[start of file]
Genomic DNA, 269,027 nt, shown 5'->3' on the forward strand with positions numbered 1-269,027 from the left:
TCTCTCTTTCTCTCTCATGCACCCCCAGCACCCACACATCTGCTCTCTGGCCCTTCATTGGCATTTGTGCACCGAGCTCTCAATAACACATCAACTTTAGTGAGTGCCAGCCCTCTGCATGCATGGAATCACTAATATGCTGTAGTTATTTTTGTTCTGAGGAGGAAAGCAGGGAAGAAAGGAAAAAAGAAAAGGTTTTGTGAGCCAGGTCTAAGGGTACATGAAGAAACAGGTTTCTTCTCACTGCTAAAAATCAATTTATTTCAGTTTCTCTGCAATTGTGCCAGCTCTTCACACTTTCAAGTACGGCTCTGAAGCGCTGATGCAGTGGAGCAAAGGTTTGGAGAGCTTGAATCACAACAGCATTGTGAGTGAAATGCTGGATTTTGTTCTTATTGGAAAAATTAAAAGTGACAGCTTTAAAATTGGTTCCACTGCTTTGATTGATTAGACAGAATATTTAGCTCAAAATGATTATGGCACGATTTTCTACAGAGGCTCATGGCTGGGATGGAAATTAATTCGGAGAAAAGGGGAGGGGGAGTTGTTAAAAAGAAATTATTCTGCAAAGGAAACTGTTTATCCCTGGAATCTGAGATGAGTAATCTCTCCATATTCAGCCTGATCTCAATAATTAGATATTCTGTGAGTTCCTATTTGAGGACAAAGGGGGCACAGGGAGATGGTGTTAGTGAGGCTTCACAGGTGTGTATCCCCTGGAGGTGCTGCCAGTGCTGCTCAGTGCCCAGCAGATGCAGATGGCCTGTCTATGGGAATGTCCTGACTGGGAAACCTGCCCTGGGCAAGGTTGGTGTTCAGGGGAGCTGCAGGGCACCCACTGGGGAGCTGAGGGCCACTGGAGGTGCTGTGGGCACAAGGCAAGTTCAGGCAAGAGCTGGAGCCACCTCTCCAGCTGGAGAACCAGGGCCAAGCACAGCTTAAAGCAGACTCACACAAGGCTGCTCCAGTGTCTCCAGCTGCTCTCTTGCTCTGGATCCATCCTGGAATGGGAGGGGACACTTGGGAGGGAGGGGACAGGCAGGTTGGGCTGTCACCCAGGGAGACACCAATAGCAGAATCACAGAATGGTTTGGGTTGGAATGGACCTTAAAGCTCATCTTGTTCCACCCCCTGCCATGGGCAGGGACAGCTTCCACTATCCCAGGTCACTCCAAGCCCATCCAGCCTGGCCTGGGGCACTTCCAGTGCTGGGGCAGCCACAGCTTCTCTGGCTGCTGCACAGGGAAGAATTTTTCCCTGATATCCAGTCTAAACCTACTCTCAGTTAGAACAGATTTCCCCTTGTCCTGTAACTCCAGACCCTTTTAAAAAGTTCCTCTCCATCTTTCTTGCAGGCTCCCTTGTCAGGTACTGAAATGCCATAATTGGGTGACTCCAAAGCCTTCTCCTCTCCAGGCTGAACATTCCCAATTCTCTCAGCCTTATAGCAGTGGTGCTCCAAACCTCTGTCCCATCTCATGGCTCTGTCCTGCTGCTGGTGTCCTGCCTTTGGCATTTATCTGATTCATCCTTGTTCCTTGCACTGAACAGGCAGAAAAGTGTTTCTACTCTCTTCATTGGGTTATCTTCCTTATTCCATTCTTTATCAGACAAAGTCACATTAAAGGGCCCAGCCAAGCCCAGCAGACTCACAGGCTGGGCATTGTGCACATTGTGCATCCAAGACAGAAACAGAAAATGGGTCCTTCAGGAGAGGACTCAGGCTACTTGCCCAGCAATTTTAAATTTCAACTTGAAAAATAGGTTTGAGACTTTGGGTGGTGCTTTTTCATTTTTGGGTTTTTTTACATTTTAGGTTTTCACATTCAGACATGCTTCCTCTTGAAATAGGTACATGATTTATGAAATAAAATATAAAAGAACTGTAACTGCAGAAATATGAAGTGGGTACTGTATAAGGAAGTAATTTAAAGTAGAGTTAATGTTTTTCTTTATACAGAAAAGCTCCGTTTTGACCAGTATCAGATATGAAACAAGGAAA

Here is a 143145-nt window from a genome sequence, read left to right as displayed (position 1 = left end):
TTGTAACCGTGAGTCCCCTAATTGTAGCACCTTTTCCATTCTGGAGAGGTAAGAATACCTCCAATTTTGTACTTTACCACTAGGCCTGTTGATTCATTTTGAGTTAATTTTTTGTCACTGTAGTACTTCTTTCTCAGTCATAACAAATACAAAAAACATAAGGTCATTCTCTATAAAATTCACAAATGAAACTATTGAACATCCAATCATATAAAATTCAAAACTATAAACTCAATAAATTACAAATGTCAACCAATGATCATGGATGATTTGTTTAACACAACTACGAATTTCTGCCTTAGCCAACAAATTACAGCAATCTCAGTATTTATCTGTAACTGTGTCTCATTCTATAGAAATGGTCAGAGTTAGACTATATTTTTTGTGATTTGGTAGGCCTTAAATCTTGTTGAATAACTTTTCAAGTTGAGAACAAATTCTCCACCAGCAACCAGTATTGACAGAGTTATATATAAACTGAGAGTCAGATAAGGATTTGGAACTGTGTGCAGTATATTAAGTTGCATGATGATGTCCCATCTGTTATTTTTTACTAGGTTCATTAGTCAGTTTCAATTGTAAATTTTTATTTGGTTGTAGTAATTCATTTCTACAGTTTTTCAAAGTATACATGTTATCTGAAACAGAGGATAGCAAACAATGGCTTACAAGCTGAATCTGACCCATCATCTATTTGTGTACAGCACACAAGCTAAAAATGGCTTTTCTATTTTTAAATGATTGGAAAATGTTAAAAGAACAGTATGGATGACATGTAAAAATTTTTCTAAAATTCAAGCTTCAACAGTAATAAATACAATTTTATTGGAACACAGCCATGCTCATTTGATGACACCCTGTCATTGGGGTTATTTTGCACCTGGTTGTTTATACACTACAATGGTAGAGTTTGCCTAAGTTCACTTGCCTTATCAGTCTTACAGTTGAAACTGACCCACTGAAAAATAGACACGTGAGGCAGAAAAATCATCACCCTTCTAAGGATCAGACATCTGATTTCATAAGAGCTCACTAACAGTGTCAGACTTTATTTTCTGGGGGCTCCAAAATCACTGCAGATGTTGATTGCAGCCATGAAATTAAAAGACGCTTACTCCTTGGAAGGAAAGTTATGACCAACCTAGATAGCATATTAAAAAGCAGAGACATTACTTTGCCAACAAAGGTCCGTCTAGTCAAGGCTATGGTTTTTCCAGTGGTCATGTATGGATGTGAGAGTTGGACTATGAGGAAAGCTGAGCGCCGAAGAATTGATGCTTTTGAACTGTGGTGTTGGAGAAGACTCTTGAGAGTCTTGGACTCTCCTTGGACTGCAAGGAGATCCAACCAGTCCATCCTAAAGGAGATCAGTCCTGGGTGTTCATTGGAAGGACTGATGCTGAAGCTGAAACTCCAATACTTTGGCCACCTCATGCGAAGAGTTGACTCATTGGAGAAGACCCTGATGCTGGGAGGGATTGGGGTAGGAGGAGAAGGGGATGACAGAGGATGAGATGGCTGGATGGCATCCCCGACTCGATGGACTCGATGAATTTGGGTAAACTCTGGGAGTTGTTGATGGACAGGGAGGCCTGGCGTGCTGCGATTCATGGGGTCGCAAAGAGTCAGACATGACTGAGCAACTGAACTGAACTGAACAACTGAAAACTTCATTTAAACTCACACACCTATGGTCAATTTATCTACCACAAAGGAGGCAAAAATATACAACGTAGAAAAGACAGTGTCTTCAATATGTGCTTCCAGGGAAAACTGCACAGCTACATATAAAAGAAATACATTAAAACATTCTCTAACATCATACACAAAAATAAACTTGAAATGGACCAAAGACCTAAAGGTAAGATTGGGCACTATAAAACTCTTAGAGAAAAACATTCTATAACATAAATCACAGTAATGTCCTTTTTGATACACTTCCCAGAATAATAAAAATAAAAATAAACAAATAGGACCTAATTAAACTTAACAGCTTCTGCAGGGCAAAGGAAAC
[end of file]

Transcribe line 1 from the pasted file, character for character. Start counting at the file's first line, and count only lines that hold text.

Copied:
Genomic DNA, 269,027 nt, shown 5'->3' on the forward strand with positions numbered 1-269,027 from the left: